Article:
Thursday, July 16, 2009

No Cash For This Clunker

Now that the house is almost officially sold (we close July 30th), it's time to put some of the proceeds toward actual grownup transportation.

Some background: I've owned only three cars in my life. I've paid less than $12,000 COMBINED for them. I've personally put around 375,000 combined miles on them. I think I've gotten my money's worth, thanks mostly to fortunate car choices and bang-up maintenance with the help of my dad.

Speaking of, Dad bought his first Ford Taurus in about 1996. He must have liked it, because he bought two more shortly thereafter. One of these, a 1994 sandy-bronze colored number, became my second car. It replaced my first--a 1982 Monte Carlo that was beyond pimp--after it developed a bit of a smoking problem.

That first Taurus lasted me almost five years (and 120,000 miles), after which I paid cash for a 1998 Mercury Sable (seen above). Not fancy, not impressive, but reliable as hell. Seven years later and I'm over 240k on the odometer.

At my best count, my immediate family has owned nine Tauri/Sables. We ALL have one right now. It's funny and sick at the same time, because they're great cars mechanically but none of us is necessarily proud of them.

However, as cars reach the end of their lifespan, little shit starts to nickel and dime you. For example, I've got a wheel bearing that's about to go, and the air conditioning has a leak that's not so slow anymore. I had the coolant hoses replaced a few months ago. Normal stuff, but each repair yields a question: how much more money do you put into a car that's not worth any money?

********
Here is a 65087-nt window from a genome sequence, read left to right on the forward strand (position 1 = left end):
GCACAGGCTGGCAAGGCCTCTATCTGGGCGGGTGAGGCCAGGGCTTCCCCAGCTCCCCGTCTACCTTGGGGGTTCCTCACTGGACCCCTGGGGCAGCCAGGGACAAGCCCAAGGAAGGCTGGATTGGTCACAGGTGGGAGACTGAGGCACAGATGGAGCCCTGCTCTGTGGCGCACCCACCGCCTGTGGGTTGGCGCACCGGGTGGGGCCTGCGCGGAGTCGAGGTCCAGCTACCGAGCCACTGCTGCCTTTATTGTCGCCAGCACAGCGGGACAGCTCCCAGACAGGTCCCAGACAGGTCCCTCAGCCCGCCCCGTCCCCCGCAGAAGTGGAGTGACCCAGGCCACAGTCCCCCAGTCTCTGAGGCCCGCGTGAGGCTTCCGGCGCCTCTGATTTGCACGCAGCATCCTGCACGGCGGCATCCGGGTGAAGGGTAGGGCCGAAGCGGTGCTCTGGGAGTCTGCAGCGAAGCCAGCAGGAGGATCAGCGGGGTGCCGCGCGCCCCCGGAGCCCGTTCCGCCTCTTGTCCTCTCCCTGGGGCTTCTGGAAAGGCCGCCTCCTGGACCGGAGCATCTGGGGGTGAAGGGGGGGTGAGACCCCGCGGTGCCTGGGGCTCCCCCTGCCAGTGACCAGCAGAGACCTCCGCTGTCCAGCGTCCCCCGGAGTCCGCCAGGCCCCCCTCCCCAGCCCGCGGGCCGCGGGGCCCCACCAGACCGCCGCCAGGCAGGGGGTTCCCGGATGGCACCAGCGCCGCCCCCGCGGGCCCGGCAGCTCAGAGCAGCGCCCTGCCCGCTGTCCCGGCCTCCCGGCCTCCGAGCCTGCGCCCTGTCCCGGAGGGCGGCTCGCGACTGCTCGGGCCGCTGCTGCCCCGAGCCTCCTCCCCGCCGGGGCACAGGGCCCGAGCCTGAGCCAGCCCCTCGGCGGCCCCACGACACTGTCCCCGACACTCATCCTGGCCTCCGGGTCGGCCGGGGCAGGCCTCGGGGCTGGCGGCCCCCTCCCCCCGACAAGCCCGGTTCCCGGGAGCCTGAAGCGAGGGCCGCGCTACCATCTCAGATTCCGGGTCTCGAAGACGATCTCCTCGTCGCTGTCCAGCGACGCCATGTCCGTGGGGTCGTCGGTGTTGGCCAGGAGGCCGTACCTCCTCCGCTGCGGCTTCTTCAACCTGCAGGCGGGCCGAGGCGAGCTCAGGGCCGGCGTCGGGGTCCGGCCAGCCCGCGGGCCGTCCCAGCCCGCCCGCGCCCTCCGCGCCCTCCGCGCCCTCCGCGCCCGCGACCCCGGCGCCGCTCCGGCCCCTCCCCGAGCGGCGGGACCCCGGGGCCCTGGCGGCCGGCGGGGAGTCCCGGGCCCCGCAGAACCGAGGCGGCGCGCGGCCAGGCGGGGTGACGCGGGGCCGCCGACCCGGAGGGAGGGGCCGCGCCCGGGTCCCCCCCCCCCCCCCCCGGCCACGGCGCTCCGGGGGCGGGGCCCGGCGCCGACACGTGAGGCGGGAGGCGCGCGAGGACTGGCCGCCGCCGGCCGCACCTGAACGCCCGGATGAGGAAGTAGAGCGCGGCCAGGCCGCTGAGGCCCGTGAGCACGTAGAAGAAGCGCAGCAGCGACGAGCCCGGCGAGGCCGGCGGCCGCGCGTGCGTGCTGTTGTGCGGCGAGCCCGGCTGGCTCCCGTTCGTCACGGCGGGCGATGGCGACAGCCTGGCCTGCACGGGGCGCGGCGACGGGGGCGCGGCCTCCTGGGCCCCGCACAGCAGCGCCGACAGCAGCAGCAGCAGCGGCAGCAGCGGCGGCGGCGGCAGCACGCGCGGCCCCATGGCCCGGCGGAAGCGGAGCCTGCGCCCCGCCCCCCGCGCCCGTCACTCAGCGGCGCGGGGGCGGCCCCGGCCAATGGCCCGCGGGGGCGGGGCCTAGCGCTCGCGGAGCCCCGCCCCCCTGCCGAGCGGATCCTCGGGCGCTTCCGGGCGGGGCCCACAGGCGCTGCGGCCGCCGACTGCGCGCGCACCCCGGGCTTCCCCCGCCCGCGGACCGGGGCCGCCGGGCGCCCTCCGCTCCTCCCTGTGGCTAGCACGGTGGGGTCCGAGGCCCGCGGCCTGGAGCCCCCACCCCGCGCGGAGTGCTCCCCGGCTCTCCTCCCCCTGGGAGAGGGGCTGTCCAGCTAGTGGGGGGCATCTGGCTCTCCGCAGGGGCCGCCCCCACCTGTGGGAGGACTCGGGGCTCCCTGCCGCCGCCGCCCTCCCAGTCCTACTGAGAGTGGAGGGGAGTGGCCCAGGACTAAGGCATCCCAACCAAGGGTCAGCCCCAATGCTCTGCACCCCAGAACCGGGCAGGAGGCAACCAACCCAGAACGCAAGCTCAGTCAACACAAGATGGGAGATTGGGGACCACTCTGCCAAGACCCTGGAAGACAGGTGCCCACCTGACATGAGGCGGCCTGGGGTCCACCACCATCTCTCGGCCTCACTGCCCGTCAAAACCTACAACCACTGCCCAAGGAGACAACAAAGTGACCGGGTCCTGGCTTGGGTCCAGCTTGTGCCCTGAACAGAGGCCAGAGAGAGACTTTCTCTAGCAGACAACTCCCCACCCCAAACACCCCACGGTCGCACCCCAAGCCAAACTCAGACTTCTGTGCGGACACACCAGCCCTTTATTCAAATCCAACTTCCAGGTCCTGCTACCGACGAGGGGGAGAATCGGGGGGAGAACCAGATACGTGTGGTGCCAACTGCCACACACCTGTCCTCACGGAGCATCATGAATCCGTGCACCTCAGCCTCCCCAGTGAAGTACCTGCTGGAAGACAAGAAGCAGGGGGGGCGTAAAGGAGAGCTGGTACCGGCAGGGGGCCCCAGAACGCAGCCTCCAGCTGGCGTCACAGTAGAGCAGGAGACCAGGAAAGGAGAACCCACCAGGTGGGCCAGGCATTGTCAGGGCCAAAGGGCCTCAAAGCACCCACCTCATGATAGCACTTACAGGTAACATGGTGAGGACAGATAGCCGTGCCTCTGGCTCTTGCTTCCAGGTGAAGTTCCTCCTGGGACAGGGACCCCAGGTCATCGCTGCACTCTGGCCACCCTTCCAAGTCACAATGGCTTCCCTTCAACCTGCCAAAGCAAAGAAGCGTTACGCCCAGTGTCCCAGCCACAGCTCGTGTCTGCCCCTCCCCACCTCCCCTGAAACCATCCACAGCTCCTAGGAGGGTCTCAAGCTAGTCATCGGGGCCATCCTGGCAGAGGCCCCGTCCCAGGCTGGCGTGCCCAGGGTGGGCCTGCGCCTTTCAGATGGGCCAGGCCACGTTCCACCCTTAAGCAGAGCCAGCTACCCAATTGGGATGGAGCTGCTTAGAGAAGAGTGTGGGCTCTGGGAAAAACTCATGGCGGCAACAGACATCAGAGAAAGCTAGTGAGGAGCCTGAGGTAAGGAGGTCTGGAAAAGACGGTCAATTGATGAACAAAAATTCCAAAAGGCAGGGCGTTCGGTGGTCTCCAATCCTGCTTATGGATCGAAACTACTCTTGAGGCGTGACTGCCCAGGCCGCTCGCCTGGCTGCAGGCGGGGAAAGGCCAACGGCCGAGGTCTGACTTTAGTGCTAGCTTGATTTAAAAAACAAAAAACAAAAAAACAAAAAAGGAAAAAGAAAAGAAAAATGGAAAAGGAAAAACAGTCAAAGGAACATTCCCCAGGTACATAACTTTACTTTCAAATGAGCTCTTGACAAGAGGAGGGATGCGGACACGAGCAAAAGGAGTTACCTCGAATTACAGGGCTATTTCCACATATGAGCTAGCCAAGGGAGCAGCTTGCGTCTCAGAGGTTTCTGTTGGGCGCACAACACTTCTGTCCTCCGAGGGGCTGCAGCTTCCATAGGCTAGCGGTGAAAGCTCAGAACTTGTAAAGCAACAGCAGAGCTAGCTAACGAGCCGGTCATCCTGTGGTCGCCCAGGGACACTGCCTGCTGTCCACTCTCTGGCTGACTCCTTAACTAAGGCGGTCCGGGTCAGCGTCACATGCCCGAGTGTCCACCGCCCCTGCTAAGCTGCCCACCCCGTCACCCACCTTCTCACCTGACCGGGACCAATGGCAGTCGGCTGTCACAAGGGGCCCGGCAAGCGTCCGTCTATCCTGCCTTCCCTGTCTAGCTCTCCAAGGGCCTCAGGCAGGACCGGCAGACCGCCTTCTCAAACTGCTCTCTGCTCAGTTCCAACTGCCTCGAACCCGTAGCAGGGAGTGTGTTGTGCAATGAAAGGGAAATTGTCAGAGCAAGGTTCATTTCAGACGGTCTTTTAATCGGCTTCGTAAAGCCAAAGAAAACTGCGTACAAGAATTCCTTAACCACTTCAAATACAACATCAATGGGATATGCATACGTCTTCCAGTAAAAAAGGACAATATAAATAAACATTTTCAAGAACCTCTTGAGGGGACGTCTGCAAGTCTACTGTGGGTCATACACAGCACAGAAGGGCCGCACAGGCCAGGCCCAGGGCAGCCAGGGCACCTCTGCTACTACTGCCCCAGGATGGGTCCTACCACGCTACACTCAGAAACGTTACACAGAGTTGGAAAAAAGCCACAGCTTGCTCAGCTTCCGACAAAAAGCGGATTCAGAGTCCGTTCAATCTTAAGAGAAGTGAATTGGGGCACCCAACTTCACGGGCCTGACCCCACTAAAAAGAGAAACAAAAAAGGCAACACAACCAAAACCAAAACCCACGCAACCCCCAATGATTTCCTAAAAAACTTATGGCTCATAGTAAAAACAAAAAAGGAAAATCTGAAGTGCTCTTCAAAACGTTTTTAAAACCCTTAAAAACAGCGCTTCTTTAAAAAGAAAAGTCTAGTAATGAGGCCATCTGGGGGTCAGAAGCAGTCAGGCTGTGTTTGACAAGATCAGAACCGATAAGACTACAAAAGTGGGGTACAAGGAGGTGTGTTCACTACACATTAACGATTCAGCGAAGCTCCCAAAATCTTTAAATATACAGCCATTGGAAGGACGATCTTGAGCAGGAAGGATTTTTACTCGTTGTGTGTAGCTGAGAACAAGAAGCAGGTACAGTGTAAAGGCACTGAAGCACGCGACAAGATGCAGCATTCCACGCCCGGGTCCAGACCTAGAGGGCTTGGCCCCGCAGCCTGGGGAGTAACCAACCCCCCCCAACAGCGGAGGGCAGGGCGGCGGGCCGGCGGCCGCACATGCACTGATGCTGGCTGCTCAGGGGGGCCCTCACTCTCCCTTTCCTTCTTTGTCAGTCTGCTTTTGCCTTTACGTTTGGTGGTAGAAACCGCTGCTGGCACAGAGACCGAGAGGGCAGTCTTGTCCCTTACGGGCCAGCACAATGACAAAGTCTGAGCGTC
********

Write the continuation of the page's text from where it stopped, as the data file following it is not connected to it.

A solution started to materialize. The Car Allowance Rebate System is on the horizon. Known colloquially as "Cash For Clunkers", the program works like this: trade in your car that is a) no more than 25 years old; b) registered and insured to you for at least the past year; and c) gets no more than 18 mpg combined per new EPA standards. You then get $3500 toward a new vehicle if it gets at least 4 mpg more than your clunker, and $4500 if it gets at least 10 mpg more.

I looked up my Sable.

The EPA says it gets 19 mpg.

As in, 1 mpg too many.



m.v. said...

that's estimated MPG, and according to CR it is a number for perfect conditions often measured on a test stand. I am sure you can argue for +/- 5 gallons with no objections. I get 30-31 on my Focus.

JJSKCK said...

m.v.-Unfortunately, it is the EPA's estimated mileage that is the basis for the exchange (at least as the bill is written right now). Inexplicably, there is no sliding scale--either you're above 18 mpg or you're not. There's no partial rebate for trading in an old car which gets 19 or 20 mpg.